As someone who has lived for a while on the periphery of a strictly Orthodox Jewish community and who has met and conversed at length with Christian Monks and Nuns, I can understand how comforting it is to live with the order and structure of a very religious life. But the flip side of that sort of life is that it can be intolerant of dissent. For some individuals the life of a Haredi Jew or a Christian Monk or Nun has not turned out to be the correct path for them and they have left their previous communities and have taken up a life of freedom in the outside world. In the vast majority of cases those who leave these paths suffer little more than shunning by their previous religious compatriots. They will rarely if ever be subjected to violence by the followers of their former faith path. However, the situation for Muslims who wish to leave or reform or re-interpret Islam in the light of later religious and secular knowledge, is not so good. Those who challenge Islamic orthodoxy are too often, even in the United Kingdom, subjected to violence and intimidation from believing Muslims who are commanded by the Koran to kill those who leave Islam.
In Islam even asking awkward questions about theology, Islamic law or Islamic history can quite easily get a person tagged as a ‘kufar’ (non-Muslim) or murtard (a person who has previously accepted Islam but has latterly rejected it). These words have much power in Islamic culture and theology. Once a person from and Islamic community is described as a kufar or a murtard then they are at very real risk of physical attack.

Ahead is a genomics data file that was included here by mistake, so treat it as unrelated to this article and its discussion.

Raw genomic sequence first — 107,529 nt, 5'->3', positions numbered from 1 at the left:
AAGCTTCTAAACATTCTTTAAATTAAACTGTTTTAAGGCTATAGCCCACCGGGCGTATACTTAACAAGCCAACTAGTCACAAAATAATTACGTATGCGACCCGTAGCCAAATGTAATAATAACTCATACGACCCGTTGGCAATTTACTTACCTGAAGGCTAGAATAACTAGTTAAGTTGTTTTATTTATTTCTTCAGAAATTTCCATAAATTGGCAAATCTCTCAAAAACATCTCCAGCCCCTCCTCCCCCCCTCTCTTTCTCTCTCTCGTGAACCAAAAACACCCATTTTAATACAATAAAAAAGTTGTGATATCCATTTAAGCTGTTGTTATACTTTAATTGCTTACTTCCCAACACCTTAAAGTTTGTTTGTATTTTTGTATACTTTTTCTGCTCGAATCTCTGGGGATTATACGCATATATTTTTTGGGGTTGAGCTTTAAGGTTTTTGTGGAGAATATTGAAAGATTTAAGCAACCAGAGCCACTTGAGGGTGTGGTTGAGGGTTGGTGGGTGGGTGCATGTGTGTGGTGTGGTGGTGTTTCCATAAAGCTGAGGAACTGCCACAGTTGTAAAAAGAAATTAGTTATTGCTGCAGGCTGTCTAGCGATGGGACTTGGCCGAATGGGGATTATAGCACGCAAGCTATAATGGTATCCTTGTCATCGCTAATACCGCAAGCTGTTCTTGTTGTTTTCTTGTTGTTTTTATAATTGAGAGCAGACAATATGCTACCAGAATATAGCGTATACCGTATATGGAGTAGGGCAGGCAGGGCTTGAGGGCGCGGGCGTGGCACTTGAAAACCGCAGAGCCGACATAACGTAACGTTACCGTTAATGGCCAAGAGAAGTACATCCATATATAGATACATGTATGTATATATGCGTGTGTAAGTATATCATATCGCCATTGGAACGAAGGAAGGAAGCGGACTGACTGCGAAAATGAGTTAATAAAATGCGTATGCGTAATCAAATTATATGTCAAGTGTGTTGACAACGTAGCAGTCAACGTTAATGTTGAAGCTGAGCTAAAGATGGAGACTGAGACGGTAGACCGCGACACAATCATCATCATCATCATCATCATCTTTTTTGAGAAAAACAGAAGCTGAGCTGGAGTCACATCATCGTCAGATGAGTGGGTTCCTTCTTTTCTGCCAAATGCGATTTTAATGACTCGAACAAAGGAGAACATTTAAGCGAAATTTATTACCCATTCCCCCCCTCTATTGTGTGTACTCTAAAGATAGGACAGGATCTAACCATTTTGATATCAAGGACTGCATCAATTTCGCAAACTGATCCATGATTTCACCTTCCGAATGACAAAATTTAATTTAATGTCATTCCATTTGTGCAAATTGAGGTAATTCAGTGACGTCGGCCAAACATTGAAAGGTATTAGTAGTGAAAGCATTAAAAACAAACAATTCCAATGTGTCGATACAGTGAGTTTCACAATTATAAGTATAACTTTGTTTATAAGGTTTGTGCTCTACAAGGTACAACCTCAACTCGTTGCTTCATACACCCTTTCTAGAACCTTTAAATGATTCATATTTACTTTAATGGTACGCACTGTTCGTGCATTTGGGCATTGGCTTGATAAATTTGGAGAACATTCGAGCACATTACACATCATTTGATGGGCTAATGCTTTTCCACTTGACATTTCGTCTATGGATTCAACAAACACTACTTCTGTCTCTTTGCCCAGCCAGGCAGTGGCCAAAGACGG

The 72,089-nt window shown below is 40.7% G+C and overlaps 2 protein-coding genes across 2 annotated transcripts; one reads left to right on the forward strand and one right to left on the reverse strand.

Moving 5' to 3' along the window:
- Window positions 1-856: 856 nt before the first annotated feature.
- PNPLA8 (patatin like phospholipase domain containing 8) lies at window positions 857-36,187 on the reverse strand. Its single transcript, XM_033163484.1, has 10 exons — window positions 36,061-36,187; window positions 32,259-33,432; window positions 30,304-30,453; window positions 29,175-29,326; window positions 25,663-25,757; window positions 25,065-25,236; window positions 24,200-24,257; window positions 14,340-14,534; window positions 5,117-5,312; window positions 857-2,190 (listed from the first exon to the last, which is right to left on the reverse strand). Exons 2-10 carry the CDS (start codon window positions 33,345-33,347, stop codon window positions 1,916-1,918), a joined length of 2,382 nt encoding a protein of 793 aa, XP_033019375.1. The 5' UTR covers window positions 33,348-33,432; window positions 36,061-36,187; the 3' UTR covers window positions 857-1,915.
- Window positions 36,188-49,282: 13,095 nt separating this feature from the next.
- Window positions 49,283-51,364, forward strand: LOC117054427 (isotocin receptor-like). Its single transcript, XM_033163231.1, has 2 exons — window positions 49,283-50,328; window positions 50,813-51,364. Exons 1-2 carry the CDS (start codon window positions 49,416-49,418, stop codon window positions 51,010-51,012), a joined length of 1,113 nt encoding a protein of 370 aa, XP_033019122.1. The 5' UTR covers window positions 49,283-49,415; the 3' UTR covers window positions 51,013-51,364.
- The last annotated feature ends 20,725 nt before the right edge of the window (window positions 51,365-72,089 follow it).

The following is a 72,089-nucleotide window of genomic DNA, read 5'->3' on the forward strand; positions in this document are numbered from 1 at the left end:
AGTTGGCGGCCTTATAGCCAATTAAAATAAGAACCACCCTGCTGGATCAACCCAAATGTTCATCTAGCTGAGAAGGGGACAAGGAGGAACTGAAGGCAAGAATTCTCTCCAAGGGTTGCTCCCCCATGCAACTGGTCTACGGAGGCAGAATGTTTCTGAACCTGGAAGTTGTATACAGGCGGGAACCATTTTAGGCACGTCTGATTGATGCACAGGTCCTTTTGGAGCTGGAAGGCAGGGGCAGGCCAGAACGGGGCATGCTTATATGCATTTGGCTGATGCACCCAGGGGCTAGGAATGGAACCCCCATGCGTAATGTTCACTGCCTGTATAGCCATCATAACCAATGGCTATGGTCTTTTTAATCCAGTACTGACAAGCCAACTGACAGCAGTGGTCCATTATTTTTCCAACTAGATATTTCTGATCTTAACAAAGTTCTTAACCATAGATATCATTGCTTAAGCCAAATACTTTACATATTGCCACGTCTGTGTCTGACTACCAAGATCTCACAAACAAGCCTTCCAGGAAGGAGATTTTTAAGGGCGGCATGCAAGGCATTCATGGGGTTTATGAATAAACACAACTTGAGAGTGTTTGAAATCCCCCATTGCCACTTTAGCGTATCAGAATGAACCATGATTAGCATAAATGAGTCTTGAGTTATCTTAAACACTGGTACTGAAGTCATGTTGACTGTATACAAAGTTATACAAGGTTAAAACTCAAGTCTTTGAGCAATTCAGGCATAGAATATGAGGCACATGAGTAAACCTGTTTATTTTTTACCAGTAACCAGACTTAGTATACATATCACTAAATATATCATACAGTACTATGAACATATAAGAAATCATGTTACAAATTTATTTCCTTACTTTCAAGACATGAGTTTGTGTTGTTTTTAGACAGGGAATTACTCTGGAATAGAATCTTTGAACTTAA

Although there is no suggestion in the Derby Telegraph story that Munir Mohammed was physically violent towards Mr Ahmadi this may well be because he was self-confident and probably knew how to look after himself. The position for those who may be more vulnerable than Mr Ahmadi in Islamic communities may not be so good. I dread to think how large the number of people questioning Islam must be in Britain’s Islamic communities, but who fear to voice these questions because of the very real threat of physical violence, including murder, that is likely to be aimed at them for speaking up. I wonder how many hundreds of thousands of ostensibly Muslim men and women there must be who bite their own tongues lest it be cut off by their more violent religious compatriots?
One of the ironic things about this story is that Mr Ahmadi appeared to be motivated in part to come to the UK in order to escape the sort of violent Islamic religious knobwittery that he had experienced in Afghanistan. Sadly for him he has found that the British government had stupidly imported the very same Islamic savagery, in the form of Munir Mohammed, that he had sought to escape.
To conclude: We should always attempt to support where we can those who leave Islam or who wish to see radical reformation of this ideology. This is because not only do such individuals know about the bits of Islam that Islamic clerics try to hide from or lie about to non Muslims, but also because they are fighters for religious freedom and their opponents are nasty and violent. If you have ever been in the position where you may have had to re-evaluate your faith or engage in criticism of aspects of it, then you will know how hard this can be. Now imagine how much more difficult and challenging this would be if every question voiced, every doubt raised and every criticism articulated, brought with it the prospect of violence or death to you and your family? That is the sort of nightmare situation that questioning Muslims have to deal with and it’s a nightmare that we should all help to end.